Painting your artificial plants

Annabel Thain Content marketing executive 🌱

Although we love the gorgeous green leaves of our friendly fauxs, lately we’ve been getting the urge to jazz them up and turn them into a work of art. 🎨

Using a splash of colour and a dash of creativity, we’ll be showing you how to paint your artificial plants to take them to the next level!

Red painted artificial plant in bedroom

By painting your faux houseplants and turning them into a fun little project, you can create a unique feature to style your space that's sure to turn heads! There's endless colours combos, patterns and plants to choose from including our trendy monstera which we've used below.

Painting artificial plants step by step:

  1. Protect your area

  2. Use tape

  3. Clean your plant

  4. Start painting

  5. Try patterns

  6. Final touches

Here's what you'll need: 

  • Protective glasses, mask & gloves 

  • A protective sheet or newspaper 

  • Rust-Oleum (or similar) spray paint & Rust-Oleum multi-purpose paint in chosen colours 

  • Paint brush 

  • Artificial plant 

  • Masking tape 

 1. Protect your area & use PPE 


Before we begin, keep yourself safe (and clean!) by using protective gloves, goggles or glasses, and a mask to avoid breathing in any of the spray paint.  

Secondly, we recommend spray painting your plants outdoors, but if that’s not possible, make sure you lay down a protective sheet or plenty of newspaper and try to avoid spraying any nearby walls or furniture. It's especially important to wear a mask if you're indoors and if you can, open your windows to let plenty of fresh air in. 

2. Use tape where necessary 

Taping plant pot

Maybe you want to paint the entirety of your plant, in which case you can go straight ahead and skip this bit! 

On the other hand, you can use some masking tape to tape off areas of your plant, like the pot for example, that you don’t want to paint.

We simply wrapped some masking tape around the pot and over the top to avoid painting the faux soil.

3. Clean your plant 

Cleaning an artificial monstera plant

We promise this is the last bit of prep before you can get the spray paint out!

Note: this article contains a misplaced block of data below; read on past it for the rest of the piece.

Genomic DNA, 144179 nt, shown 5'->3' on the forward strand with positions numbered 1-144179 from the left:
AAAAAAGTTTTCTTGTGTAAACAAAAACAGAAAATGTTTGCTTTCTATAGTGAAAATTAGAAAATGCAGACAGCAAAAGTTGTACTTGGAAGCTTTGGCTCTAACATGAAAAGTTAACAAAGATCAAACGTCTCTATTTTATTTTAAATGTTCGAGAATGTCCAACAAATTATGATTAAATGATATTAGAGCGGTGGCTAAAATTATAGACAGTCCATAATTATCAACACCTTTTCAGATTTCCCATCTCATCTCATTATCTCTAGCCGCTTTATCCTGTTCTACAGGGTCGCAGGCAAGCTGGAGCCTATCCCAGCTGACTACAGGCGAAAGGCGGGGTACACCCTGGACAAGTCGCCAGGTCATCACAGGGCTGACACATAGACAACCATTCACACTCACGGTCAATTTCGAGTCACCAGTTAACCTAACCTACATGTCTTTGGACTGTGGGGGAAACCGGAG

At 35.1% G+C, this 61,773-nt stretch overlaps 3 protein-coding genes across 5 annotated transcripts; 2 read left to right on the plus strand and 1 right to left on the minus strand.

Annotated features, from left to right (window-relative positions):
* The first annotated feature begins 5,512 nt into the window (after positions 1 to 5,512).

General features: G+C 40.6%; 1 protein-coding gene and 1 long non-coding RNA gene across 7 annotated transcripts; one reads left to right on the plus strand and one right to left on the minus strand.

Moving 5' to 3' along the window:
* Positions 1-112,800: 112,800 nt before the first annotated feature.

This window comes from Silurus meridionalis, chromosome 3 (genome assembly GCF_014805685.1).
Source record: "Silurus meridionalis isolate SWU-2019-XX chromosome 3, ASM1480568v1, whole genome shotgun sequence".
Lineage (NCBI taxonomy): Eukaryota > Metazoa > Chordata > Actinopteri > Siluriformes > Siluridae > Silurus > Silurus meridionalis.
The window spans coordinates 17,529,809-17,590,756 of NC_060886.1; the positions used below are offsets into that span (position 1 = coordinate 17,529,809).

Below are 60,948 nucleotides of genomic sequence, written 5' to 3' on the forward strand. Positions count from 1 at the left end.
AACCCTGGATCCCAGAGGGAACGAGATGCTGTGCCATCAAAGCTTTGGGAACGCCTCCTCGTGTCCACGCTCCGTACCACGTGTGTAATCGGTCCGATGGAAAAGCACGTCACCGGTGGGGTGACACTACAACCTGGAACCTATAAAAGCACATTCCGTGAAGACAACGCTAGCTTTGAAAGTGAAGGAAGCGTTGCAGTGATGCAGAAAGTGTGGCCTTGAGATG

To ensure the best finish, it’s vital that you give your plant a little clean before painting, otherwise any dust or debris will get trapped, giving your plant a rough and uneven texture. 

Your cleaning method may vary depending on the material of your faux, but we’ve got an easy guide to show you how best to clean your artificial plants

4. Start painting your artificial plant 

Spray painting artificial plant

Finally, now that all the boring bits are out of the way, you can let your creative juices flow and take a hold of your spray paint!  

Holding your can about 30cm away from your plant, spray back and forth in even motions for the best finish. You may need to add a second or third coat for an even finish, but make sure you let your plant dry for a couple of hours in between each. 

5. Leave as is or paint patterns 

Painting artificial leaf with paintbrush

Once your plant is all painted and glammed up, you may decide that you like it as one colour and simply move on to the next step.  

Alternatively, you might choose to go the extra mile and add your own stamp on it with a paintbrush. Try your hand at painting your plant with polka dots, stripes, abstract shapes, and swirls either freehand if you’re feeling brave or with some masking tape for clean lines. 

6. Last touches 

Red polka dot painted artificial plant

When you’ve finished customising your creation, leave your plant to dry with plenty of ventilation, carefully remove any tape and find a suitable pot to match its new look. At last, you can pop it into a spot in your home and admire your masterpiece! 🖌️ 

Frequently asked questions

Which are the best plants to paint we hear you ask? Exotic plants and trees are usually best, including big, leafy monsteras, strelitzias, birds of paradise and other large-leaved plants.

Please don’t paint your natural plant friends! Doing so will most likely result in an early demise and as lovers of all plants, real and faux, we don’t want to see any poorly plant babies!

Painting your plant shouldn’t cause any damage to it, but once you’ve started, you won’t be able to go back and make it look as it did before and we, unfortunately, won’t be able to offer a refund or return of your plant. Be sure that you want to paint your faux plant and that you’ve chosen the right colours first.

If your paint states that it’s suitable for outdoor use, then it likely contains UV blockers to protect your plant from fading in the sunlight, however, it’s best to consult the paint manufacturer.

Note that even though your paint may prevent your artificial plant from fading in the sunlight, it won’t protect more delicate plants designed for indoor use from being damaged by the wind or extreme weather.

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